"I noticed," Linda comments, "that at the bottom of the page the two rivers are turbulent, with many waves - does this represent anger?" Phillip agrees, and she continues. "Because it's interesting that after the conversation your two rivers remain just as turbulent as before. It seems that the conversation did not change your anger. Was this your experience of the conversation?"
 
"Hmm, interesting… I wasn't aware of this … It's true that the problems between us were not resolved. The same disagreements and anger remained."
 
"In other words," Linda says, "the conversation was meaningful to you not because it solved problems, but because of something else."
 
Phillip nods, but John interrupts him. "There's something else in your drawing: The two rivers never touch each other anywhere on the page, even during the conversation."
 
Phillip looks at his drawing thoughtfully. "Well, I guess you are right. My brother and I still feel distant from each other. The old tension between us still exists."
 
"And yet," Linda says, "you say that the conversation was meaningful. What was meaningful about it?"
 
"The fact that we became aware of the tension, of the differences between us, of the anger. We can no longer pretend that they don't exist."
 
"It sounds to me, Phillip, that you are saying that this conversation was meaningful because it made you aware of the problems between you. This is an interesting conception of meaningfulness: To be aware of the truth is meaningful. It would be good to explore this in more detail."
 
Then the other participants show their drawings, and similar conversations follow. At the end of the long discussion Lisa says, "Now that we have a deeper understanding of our own conceptions of meaning, let's have a look at the theories of several interesting thinkers."
 
 
CHARLES TAYLOR - MEANING AS PART OF A 'HORIZON'
 
A general perspective on the nature of meaning is offered by the contemporary Canadian philosopher Charles Taylor. In his book "The Ethics of Authenticity" he notes that we cannot decide arbitrarily what would be significant to us. I cannot simply decide that from now on I will find meaning in drawing circles on the sand, or in copying numbers from the telephone book.
        
Of course, it is possible to imagine a way of life in which drawing circles on the sand is meaningful. For example, if in my worldview a circle is a symbol of perfection; if drawing a circle allows me to connect to it and to participate in perfection; if I regard perfection as the pinnacle of existence, and so on and so on - then we can understand how drawing circles on the sand might be a significant action to me.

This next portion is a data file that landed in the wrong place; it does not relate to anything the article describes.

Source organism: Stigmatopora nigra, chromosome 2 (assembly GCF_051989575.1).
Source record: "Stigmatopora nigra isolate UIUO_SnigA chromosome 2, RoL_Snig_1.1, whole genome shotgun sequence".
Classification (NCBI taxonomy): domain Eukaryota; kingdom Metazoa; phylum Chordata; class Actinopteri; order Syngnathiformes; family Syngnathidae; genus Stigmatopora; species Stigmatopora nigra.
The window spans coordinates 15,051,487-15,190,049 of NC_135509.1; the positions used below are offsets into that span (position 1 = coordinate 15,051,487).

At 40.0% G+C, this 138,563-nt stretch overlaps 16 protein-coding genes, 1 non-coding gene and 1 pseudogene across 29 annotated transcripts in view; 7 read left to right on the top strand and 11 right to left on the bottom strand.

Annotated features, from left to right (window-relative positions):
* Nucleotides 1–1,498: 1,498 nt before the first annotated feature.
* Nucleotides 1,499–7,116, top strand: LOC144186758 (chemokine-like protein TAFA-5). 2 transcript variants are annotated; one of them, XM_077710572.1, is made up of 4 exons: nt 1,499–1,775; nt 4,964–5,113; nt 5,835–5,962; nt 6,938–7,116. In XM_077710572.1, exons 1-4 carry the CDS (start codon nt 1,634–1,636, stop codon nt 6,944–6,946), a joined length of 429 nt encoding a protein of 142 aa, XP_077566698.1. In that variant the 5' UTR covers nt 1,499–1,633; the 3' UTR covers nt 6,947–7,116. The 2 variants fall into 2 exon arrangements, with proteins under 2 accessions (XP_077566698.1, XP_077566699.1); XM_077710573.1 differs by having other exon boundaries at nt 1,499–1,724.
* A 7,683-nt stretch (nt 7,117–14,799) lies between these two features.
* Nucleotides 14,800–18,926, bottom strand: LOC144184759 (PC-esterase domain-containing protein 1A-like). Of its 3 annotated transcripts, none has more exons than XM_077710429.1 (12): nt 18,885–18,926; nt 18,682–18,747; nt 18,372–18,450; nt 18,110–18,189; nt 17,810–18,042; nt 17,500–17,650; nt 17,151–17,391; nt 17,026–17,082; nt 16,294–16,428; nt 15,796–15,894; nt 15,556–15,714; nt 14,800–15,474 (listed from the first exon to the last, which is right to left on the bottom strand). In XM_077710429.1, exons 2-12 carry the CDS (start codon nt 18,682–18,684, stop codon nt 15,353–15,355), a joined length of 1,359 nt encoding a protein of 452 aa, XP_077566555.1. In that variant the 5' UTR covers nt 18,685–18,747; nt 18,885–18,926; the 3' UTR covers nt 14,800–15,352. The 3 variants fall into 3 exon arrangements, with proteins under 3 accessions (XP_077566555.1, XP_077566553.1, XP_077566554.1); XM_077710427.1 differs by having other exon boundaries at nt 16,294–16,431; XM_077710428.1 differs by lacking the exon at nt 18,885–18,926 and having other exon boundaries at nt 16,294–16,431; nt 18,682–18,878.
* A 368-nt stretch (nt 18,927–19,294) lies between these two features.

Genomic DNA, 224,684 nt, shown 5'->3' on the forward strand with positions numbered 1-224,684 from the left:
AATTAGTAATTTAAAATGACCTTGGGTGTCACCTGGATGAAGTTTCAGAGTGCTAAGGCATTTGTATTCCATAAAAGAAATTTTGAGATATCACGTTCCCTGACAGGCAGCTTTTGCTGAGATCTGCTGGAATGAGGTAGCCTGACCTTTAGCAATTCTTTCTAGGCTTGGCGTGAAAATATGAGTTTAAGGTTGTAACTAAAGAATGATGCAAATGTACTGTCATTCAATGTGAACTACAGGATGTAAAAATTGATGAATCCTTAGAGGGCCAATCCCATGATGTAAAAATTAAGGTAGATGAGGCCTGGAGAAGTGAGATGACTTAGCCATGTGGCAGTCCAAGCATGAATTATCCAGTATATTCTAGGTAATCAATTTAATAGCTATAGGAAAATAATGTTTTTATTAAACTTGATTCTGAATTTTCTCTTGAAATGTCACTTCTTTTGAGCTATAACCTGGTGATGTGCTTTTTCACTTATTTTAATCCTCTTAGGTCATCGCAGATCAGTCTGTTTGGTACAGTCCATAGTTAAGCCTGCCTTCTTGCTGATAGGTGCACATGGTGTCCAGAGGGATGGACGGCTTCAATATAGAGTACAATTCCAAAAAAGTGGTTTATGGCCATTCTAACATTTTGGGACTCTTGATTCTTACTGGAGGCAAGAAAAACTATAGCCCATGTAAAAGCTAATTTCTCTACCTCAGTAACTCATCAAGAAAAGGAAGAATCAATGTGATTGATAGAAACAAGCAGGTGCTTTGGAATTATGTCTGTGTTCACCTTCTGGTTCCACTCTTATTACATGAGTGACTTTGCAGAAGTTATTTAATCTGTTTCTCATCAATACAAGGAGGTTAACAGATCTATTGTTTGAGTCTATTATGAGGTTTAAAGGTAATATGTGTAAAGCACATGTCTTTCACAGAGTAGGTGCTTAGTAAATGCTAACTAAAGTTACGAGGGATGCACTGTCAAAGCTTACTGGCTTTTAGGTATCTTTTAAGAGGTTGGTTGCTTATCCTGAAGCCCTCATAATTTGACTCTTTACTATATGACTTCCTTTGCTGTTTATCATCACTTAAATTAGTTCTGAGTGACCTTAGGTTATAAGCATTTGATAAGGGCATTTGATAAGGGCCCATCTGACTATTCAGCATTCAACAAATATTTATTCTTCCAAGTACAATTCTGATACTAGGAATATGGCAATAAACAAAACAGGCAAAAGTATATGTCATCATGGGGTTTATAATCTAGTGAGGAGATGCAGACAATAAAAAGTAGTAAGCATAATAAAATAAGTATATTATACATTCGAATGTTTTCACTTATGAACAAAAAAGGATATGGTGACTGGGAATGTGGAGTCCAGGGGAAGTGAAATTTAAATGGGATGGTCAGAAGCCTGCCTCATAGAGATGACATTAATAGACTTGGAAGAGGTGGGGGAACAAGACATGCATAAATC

This shows that an action can be meaningful only if it is part of a worldview - a network of beliefs and values - which gives meaning to this action. What makes an experience meaningful is that it is part of a 'horizon' that makes sense of this experience and gives it its value.
        
Meaning, therefore, depends not just on our subjective tastes and feelings, but also - and most importantly - on our worldview. Meaning is based on our way of understanding the world, and as such it can be discussed, questioned, and supported by reasons.
 
 
ALBERT CAMUS - TO EXPERIENCE MORE
 
In his "The Myth of Sisyphus," Albert Camus, the 20th century French Existentialist, asks whether life is worth living. Although we are not discussing the meaning of life but rather the meaning of specific actions within life, nevertheless a certain element in his discussion is relevant here.
        
For Camus, the world as we experience it is 'absurd' - devoid of meaning and values. Theories and doctrines about God, the afterlife, morality and meaning are mere speculations. The only thing we know for sure, the only thing we can rely on, is what we experience directly.
        
This means that it makes no sense to make a value-judgment about my actions. What matters is not whether my action is noble or vulgar, good or bad, but that it allows me to have direct experiences of life. What counts is whether the action gives me the only thing that I know exists: life-experiences. Thus, the important thing is not 'better experiences' but 'more experiences': a larger variety of experiences which I experience fully, consciously, passionately.
        
In short, we can say that an action is significant if it gives me new and powerful experiences, if it allows me to experience life more fully and passionately.